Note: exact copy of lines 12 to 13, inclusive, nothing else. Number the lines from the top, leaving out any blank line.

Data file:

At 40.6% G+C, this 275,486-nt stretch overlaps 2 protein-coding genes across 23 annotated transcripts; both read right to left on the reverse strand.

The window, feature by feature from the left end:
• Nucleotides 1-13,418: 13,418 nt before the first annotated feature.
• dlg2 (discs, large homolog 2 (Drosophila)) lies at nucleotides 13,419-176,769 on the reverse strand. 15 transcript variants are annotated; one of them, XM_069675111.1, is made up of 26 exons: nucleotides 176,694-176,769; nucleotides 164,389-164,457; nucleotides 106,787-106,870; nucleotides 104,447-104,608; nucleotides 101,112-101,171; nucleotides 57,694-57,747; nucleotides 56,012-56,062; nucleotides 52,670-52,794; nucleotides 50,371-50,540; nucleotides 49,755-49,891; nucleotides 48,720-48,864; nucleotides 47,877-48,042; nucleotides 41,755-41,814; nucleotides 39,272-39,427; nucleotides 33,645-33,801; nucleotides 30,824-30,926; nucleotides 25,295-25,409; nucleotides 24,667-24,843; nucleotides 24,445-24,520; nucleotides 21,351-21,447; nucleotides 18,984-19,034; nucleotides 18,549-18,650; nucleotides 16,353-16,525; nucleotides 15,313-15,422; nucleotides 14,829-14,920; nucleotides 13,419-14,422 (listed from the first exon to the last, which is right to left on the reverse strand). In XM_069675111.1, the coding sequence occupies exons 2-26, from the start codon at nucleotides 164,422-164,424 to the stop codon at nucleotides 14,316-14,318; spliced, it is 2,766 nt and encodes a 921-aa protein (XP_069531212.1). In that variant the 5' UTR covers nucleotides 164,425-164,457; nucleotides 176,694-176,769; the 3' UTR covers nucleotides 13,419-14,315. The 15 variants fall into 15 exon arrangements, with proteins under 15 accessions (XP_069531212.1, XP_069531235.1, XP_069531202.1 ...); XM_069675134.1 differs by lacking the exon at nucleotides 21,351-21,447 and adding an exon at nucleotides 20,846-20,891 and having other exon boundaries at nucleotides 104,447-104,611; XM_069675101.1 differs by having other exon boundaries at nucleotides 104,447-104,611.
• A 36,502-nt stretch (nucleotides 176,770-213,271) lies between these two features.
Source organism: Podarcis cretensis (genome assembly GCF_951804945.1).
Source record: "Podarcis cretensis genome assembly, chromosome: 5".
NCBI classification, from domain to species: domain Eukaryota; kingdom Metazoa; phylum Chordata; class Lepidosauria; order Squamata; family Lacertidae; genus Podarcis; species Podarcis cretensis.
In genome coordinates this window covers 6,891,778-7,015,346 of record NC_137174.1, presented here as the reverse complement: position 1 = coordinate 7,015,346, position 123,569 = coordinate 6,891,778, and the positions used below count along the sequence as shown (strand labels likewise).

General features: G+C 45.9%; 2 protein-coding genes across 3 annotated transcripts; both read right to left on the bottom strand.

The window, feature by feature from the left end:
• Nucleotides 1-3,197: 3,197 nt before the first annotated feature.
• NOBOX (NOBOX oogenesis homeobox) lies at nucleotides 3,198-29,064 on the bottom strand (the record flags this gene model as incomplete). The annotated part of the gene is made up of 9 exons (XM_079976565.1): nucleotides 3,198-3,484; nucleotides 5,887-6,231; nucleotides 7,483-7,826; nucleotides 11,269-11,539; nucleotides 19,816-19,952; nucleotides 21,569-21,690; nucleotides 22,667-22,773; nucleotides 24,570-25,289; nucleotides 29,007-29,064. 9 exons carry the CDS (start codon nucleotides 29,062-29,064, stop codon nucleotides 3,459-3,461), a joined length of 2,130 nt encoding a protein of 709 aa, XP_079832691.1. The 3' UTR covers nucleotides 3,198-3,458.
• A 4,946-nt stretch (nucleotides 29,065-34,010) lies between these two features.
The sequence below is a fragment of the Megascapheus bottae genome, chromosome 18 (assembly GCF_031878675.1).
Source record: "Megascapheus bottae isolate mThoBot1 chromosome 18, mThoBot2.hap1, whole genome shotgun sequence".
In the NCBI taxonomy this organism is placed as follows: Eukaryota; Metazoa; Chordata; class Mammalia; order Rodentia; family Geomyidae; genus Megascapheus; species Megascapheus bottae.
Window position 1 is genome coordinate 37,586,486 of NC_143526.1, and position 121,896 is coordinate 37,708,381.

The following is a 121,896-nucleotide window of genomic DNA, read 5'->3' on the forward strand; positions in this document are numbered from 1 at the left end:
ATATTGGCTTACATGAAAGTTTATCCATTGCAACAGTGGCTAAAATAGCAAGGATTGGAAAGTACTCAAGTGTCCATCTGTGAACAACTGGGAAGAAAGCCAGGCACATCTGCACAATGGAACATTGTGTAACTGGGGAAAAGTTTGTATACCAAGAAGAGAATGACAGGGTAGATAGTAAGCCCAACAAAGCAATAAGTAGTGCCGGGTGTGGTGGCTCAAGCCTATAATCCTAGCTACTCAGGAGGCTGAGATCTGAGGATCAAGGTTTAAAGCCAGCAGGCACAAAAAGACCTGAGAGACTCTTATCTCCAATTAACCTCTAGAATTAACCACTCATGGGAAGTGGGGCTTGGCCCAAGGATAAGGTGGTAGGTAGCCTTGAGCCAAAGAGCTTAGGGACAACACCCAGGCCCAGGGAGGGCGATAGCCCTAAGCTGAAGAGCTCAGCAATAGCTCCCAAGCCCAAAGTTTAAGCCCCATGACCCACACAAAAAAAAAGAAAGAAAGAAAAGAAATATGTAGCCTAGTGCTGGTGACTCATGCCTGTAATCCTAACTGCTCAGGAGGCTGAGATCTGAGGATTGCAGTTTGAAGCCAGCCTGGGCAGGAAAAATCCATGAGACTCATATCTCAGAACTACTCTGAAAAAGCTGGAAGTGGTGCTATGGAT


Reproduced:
• Nucleotides 1-3,197: 3,197 nt before the first annotated feature.
• NOBOX (NOBOX oogenesis homeobox) lies at nucleotides 3,198-29,064 on the bottom strand (the record flags this gene model as incomplete). The annotated part of the gene is made up of 9 exons (XM_079976565.1): nucleotides 3,198-3,484; nucleotides 5,887-6,231; nucleotides 7,483-7,826; nucleotides 11,269-11,539; nucleotides 19,816-19,952; nucleotides 21,569-21,690; nucleotides 22,667-22,773; nucleotides 24,570-25,289; nucleotides 29,007-29,064. 9 exons carry the CDS (start codon nucleotides 29,062-29,064, stop codon nucleotides 3,459-3,461), a joined length of 2,130 nt encoding a protein of 709 aa, XP_079832691.1. The 3' UTR covers nucleotides 3,198-3,458.